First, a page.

Adventurous writings for literary risk-takers and thrill-seekers.



A collection of original prose and poetry that ranges from thoughtful to provocative and from experimental to really far-out.

Poet and mother Lomax assembled these avant-garde writings from contributors around the country as a showcase for their talents and to encourage children to literally take their own pencils outside proscribed boundaries. The short stories, playlets, concrete poetry and wordplay are all free-flowing and decidedly nontraditional. Their sentiments are sometimes warm and tender, sometimes humorous and sometimes weird. The more than 80 contributors include those remembering moments from their Mexican-American, Indian, Danish and Iraqi childhoods and heritages. Roald Dahl, Nietzsche and the Bible are sources of inspiration for others. Ecology enters into the mix in verse about endangered manatees. Children recreate a Yoko Ono activity in a “Hide and Seek Piece.” In one of the more entertaining entries, a poet imagines “scenes from the life of a sweater: / your mother bought me for you / july is moth month for my closet kin / i come from a close-knit family / you can get pulled over in a cardigan.” Teachers and students willing to take a giant leap beyond conventionality may find inspiration here. Straightforward of design, the volume is illustrated with black-and-white line drawings and photographs, and blank pages are appended.

Adventurous writings for literary risk-takers and thrill-seekers. (author biographies, afterword) (Anthology. 10-14)

Pub Date: June 1, 2013

ISBN: 978-0-9850837-6-2

Page Count: 178

Publisher: Black Radish

Review Posted Online: April 23, 2013

Kirkus Reviews Issue: May 15, 2013

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Weaving together architectural, engineering and Native American history, Weitzman tells the fascinating story of how Mohawk Indian ironworkers helped construct the sprawling bridges and towering skyscrapers that dominate our urban landscape. The book begins with a brief but informative history of the Kanien'kéhaka—People of the Flint. Leaders in establishing the League of the Iroquois, a confederation of Indian nations in the New York region, Mohawks had a longstanding reputation for their sense of tight-knit community, attraction to danger and love for physical challenge, qualities that served them well when hired in the late 1800s to do the most arduous work in railroad and bridge construction. With the advent of the skyscraper, Mohawks possessing agility that seemed gravity-defying worked hundreds of feet above the ground. They were not immune to tragedy, and the author discusses in detail the collapse of the Québec Bridge that killed 31 Mohawk workers. Illustrated with black-and-white photographs that capture the daring spirit of these heroic workers, the concise, captivating account offers great insight into the little-known but considerable role Native Americans played in our architectural and engineering achievements. (glossary, bibliography, source notes, index) (Nonfiction. 10-14)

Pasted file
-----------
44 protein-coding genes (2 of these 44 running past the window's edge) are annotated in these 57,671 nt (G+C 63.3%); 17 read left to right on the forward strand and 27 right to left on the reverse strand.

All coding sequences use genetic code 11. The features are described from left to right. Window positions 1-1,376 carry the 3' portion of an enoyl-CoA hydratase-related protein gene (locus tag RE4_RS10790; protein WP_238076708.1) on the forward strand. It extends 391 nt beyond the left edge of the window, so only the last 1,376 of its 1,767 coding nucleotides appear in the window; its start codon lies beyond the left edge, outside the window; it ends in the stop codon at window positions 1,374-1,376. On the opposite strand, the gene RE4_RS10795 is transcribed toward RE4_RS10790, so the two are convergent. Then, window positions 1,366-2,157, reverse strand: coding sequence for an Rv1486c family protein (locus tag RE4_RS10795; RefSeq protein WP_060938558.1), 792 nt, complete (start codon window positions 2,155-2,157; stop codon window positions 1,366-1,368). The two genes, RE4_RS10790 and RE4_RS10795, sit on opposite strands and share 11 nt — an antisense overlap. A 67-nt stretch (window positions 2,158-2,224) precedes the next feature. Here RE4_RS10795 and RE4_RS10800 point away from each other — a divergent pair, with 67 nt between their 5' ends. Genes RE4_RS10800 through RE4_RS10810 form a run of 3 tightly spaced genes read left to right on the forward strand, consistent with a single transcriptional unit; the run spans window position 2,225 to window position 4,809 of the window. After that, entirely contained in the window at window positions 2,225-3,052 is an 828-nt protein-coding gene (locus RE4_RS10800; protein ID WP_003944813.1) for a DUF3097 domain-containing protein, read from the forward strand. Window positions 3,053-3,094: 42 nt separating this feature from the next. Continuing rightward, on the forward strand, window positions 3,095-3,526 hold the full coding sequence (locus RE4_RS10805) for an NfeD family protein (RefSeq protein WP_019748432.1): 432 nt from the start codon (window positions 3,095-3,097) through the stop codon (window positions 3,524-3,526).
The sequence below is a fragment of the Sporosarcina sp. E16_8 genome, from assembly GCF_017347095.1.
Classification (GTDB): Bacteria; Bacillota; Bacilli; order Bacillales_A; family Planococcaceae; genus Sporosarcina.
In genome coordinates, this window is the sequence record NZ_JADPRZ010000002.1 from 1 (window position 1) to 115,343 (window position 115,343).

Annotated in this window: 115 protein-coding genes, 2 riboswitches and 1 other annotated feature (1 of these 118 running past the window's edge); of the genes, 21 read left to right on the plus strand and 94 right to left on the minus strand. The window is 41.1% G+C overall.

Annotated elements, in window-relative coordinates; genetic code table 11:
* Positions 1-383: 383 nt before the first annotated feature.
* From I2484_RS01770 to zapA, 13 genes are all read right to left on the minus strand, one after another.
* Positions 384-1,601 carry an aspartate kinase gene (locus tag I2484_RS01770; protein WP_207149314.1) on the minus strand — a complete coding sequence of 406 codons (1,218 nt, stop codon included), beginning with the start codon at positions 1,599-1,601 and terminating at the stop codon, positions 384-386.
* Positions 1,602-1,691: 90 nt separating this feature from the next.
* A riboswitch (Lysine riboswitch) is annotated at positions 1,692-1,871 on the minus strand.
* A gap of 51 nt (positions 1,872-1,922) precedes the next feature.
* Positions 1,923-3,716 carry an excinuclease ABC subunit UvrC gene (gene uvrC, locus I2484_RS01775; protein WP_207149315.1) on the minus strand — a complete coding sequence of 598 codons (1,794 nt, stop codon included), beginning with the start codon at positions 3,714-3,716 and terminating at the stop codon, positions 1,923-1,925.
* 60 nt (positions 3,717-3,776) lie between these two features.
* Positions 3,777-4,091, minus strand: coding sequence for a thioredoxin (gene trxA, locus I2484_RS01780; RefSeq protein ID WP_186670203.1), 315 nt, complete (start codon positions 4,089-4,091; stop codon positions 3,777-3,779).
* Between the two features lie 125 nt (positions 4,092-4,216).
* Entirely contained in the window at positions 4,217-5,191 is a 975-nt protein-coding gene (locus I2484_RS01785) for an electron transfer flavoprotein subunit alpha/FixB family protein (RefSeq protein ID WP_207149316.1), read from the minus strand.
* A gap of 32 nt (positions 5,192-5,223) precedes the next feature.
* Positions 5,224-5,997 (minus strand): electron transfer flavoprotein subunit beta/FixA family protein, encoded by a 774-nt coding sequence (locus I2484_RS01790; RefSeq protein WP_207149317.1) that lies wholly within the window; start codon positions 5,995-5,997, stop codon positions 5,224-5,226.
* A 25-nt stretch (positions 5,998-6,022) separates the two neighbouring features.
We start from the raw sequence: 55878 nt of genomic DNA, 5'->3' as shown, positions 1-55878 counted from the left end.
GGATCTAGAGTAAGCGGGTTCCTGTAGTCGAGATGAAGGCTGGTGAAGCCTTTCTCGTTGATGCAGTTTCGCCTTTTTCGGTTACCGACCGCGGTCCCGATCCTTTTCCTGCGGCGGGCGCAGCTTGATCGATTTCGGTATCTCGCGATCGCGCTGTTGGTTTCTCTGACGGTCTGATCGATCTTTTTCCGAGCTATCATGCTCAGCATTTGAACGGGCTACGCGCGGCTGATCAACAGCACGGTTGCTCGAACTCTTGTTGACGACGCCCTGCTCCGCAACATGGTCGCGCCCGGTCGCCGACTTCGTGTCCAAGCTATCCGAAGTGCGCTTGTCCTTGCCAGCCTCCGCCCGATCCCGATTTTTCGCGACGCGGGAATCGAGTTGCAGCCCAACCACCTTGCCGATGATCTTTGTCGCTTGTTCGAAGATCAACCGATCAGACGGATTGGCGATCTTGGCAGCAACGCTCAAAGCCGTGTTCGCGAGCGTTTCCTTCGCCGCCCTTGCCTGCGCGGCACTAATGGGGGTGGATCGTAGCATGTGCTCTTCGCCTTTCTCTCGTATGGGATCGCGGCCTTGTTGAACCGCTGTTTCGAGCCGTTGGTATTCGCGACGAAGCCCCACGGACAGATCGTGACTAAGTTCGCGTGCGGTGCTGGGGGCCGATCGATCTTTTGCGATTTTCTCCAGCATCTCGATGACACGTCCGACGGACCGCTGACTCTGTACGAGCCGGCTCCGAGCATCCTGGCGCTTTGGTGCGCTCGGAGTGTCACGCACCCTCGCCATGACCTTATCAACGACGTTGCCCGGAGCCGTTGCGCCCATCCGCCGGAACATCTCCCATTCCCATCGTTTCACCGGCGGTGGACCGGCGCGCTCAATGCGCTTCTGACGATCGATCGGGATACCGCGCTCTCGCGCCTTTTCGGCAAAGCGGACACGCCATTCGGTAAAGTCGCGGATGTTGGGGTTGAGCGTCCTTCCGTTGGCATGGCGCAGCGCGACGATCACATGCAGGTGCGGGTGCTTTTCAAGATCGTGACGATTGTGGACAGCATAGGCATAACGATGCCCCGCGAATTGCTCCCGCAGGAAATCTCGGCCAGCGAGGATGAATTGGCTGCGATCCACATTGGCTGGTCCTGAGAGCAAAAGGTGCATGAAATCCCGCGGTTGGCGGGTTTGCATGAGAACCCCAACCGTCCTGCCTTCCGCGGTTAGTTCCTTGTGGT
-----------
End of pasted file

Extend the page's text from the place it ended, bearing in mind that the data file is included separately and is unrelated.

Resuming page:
Pub Date: Sept. 14, 2010

ISBN: 978-1-59643-162-1

Page Count: 128

Publisher: Flash Point/Roaring Brook

Review Posted Online: July 30, 2010

Kirkus Reviews Issue: Aug. 15, 2010

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In a large, handsome format, Tarnowska offers six tales plus an abbreviated version of the frame story, retold in formal but contemporary language and sandwiched between a note on the Nights’ place in her childhood in Lebanon and a page of glossary and source notes. Rather than preserve the traditional embedded structure and cliffhanger cutoffs, she keeps each story discrete and tones down the sex and violence. This structure begs the question of why Shahriyar lets Shahrazade [sic] live if she tells each evening’s tale complete, but it serves to simplify the reading for those who want just one tale at a time. Only the opener, “Aladdin and the Wonderful Lamp,” is likely to be familiar to young readers; in others a prince learns to control a flying “Ebony Horse” by “twiddling” its ears, contending djinn argue whether “Prince Kamar el Zaman [or] Princess Boudour” is the more beautiful (the prince wins) and in a Cinderella tale a “Diamond Anklet” subs for the glass slipper. Hénaff’s stylized scenes of domed cityscapes and turbaned figures add properly whimsical visual notes to this short but animated gathering. (Folktales. 10-12)


Pub Date: Dec. 1, 2010

ISBN: 978-1-84686-122-2

Page Count: 128

Publisher: Barefoot Books

Review Posted Online: Dec. 22, 2010

Kirkus Reviews Issue: Nov. 15, 2010

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